Cardiac tamponade is pressure on the heart that occurs when blood or fluid builds up in the space between the heart muscle and the outer covering sac of the heart.
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In this condition, blood or fluid collects in the sac surrounding the heart. This prevents the heart ventricles from expanding fully. The excess pressure from the fluid prevents the heart from working properly. As a result, the body does not get enough blood.
A surgical procedure to cut and remove part of the covering of the heart (pericardium) may also be done. This is known as surgical pericardiectomy or pericardial window.
Fluids are given to keep blood pressure normal until the fluid can be drained from around the heart. Medicines that increase blood pressure may also help keep the person alive until the fluid is drained.
Oxygen may be given to help reduce the workload on the heart by decreasing tissue demands for blood flow.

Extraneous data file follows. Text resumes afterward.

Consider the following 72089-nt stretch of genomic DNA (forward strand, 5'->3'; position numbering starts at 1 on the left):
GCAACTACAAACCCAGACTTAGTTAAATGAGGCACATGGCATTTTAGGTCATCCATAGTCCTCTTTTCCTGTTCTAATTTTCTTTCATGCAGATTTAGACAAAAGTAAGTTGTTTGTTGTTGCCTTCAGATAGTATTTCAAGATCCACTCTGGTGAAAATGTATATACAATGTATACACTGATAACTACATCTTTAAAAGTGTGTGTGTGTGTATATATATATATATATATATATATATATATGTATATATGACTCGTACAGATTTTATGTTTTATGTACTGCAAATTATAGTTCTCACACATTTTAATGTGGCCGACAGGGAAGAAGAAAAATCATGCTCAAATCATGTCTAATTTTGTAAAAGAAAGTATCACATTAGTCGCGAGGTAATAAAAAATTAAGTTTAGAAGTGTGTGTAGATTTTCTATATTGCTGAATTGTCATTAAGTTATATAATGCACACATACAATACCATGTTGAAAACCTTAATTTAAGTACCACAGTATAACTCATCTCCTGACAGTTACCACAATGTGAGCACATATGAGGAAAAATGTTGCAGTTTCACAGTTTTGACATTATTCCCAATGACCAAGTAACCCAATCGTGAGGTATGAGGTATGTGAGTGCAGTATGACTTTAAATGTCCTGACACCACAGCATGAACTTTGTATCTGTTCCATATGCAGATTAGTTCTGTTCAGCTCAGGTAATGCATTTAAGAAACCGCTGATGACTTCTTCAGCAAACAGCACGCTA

The cause of tamponade must be found and treated.
Death due to cardiac tamponade can occur quickly if the fluid or blood is not removed promptly from the pericardium.
The outcome is often good if the condition is treated promptly. However, tamponade may come back.
Mallemat HA, Tewelde SZ. Pericardiocentesis. In: Roberts JR, Custalow CB, Thomsen TW, eds. Roberts and Hedges' Clinical Procedures in Emergency Medicine and Acute Care. 7th ed. Philadelphia, PA: Elsevier; 2019:chap 16.
Mary C. Mancini, MD, PhD, Director, Cardiothoracic Surgery, Christus Highland Medical Center, Shreveport, LA. Review provided by VeriMed Healthcare Network. Also reviewed by David Zieve, MD, MHA, Medical Director, Brenda Conaway, Editorial Director, and the A.D.A.M. Editorial team.